Opinion Extra

Brooks: Obama's next move

By 2008, Americans were disgusted with their government. They were sick of partisan gridlock and general incompetence. Along came Barack Obama offering to usher in a new era. It was time, he said, to put away childish things.

There were actually two elements to the Obama campaign. First, he promised a less partisan government. Second, he promised a more activist government. His post-partisan style was accompanied by conventional Democratic policy substance. It was clear voters wanted the first element, but it was never clear how many wanted the second.

Obama was inaugurated in the midst of an economic crisis, and the activist policy proposals took precedence. If, a year ago, you had been asked to describe the administration's goals in one sentence it would have been this: Barack Obama will usher in the third great wave of Democratic reform. Franklin Roosevelt had the New Deal. Lyndon Johnson had the Great Society. Obama would take the third step, transforming health care, energy, education, financial regulation and many other sectors of American life.

A distinct Obama governing style emerged, which was half Harvard Economics Department and half Boss Daley. The administration is staffed by smart pragmatists who are optimistic about the government's ability to devise comprehensive plans. Their proposals were processed by Congressional Old Bulls who made sure the legislation served Democratic interest groups.

The stimulus package, the cap-and-trade legislation and the health care bill were all blends of expert planning and political power-broking. This project would have permanently changed government's role in national life.

It was not to be. Voters are in no mood for a wave of domestic transformation. The economy is already introducing enough insecurity into their lives. Unlike 1932 and 1965, Americans do not trust Washington to take them on a leap of faith, especially if it means more spending.

The country has reacted harshly to the course the administration ended up embracing. Obama is still admired personally, but every major proposal - from the stimulus to health care - is quite unpopular. Independent voters have swung against the administration. Voters are not reacting to the particulars of each bill. They are reacting against the total activist onslaught.

A president can't lead a social transformation without a visceral bond with the center of the electorate and without being in step with the rhythm of the times. Obama is lacking these things. As a result, the original Obama project, the third Democratic wave, is dead.

The administration resists this conclusion, just as it took the Bush administration a while to recognize that Social Security reform, and the larger privatization dream, was dead. But federal activism will not mark the next three years.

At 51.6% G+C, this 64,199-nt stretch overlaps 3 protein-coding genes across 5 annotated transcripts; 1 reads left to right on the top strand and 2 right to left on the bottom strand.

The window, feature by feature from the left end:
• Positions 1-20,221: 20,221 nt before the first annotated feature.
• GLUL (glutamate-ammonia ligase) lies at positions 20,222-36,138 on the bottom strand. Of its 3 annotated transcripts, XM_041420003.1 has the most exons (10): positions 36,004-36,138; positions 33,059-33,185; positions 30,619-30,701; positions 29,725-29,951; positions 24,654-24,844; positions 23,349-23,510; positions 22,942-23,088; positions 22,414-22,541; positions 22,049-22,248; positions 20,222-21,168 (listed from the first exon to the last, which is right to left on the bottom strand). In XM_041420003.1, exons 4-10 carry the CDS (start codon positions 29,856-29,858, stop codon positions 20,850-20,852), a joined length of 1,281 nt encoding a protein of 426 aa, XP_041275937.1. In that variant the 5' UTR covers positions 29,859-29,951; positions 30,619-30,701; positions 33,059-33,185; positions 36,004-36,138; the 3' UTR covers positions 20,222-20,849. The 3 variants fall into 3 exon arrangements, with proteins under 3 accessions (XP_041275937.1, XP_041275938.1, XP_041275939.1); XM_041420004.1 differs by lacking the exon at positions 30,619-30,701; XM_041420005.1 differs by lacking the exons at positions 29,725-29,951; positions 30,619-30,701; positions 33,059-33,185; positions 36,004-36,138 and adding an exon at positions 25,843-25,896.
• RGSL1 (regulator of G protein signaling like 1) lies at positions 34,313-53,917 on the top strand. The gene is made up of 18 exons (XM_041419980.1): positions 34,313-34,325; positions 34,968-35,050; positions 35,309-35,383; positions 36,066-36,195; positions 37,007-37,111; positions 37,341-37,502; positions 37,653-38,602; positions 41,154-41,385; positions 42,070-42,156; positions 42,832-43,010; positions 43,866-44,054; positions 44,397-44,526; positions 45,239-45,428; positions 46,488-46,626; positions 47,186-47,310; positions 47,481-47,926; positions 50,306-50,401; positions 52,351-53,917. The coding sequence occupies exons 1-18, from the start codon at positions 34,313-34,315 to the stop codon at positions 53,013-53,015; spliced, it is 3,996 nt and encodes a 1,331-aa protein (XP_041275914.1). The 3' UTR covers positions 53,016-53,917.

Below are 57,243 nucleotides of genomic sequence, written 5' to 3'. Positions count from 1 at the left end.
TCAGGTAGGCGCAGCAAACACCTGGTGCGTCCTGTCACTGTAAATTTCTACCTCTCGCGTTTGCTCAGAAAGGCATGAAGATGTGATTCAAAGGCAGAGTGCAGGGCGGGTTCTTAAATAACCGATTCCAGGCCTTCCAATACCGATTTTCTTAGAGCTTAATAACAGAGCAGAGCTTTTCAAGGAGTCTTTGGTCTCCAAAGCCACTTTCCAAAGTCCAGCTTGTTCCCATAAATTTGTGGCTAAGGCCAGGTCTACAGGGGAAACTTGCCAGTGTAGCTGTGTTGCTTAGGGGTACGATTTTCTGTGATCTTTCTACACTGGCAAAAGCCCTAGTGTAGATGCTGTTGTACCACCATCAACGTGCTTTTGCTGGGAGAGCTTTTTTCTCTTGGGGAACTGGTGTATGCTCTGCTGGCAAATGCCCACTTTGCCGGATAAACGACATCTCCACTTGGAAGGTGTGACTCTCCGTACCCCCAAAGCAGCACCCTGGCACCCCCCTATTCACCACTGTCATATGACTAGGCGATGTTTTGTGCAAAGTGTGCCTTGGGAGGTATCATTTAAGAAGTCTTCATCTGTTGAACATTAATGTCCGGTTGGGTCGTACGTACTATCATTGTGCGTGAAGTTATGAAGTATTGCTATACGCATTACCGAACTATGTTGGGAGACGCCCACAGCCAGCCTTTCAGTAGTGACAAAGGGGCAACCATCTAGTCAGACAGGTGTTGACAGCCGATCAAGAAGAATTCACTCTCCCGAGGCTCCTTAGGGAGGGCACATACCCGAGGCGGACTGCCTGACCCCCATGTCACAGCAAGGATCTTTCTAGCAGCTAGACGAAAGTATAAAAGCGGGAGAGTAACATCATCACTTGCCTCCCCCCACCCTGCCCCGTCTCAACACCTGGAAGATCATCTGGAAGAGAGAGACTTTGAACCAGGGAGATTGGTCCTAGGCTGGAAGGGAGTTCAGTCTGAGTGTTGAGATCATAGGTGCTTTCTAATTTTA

The next challenge is to find a new project, a new one-sentence description of what this administration hopes to achieve. It is obvious: President Obama will show that this nation is governable once again. He should return to the other element in his original campaign.

That would mean first leading a campaign of brazen honesty with the American people. He could lay out the fiscal realities and explain that voters cannot continue to demand programs they are unwilling to pay for.

Second, he could propose some incremental changes in a range of areas and prove Washington can at least take small steps. Sen. Lamar Alexander has been arguing that, given the climate of distrust, this is not a good period to push big, comprehensive reforms. He's right.

Third, Obama could serve as a one-man model for bipartisan behavior. Right now, the Republicans have no political incentive to deal on anything. But the president could at least exemplify the kind of behavior voters want to see in their leaders. For example, he could take several of the Republican health care reform ideas - like malpractice reform and lifting the regulatory barriers on state-based experimentation - and proactively embrace them as part of a genuine compromise offer.

Fourth, he could continue to champion his fiscal commission. Republicans are being completely hypocritical on this, unwilling to embrace an idea they once supported because it might lead to tax increases. If he really put aside the publicity gimmicks, he could illustrate the difference between responsible government and the permanent campaign.

Fifth, it's time to have a constitutional debate. We might require amendments of one sort or another to fix the broken political system.

We can spend the next few years engaging in kabuki bipartisanship, in which each party puts on pseudo-events to show that the other party is rigid and rotten, or somebody can break the mold. We can spend the next three or seven years squabbling about the shrinking puddle of discretionary spending, or somebody can break out of the fiscal vise.

It would be an incredible legacy: Barack Obama restored America's faith in its own institutions.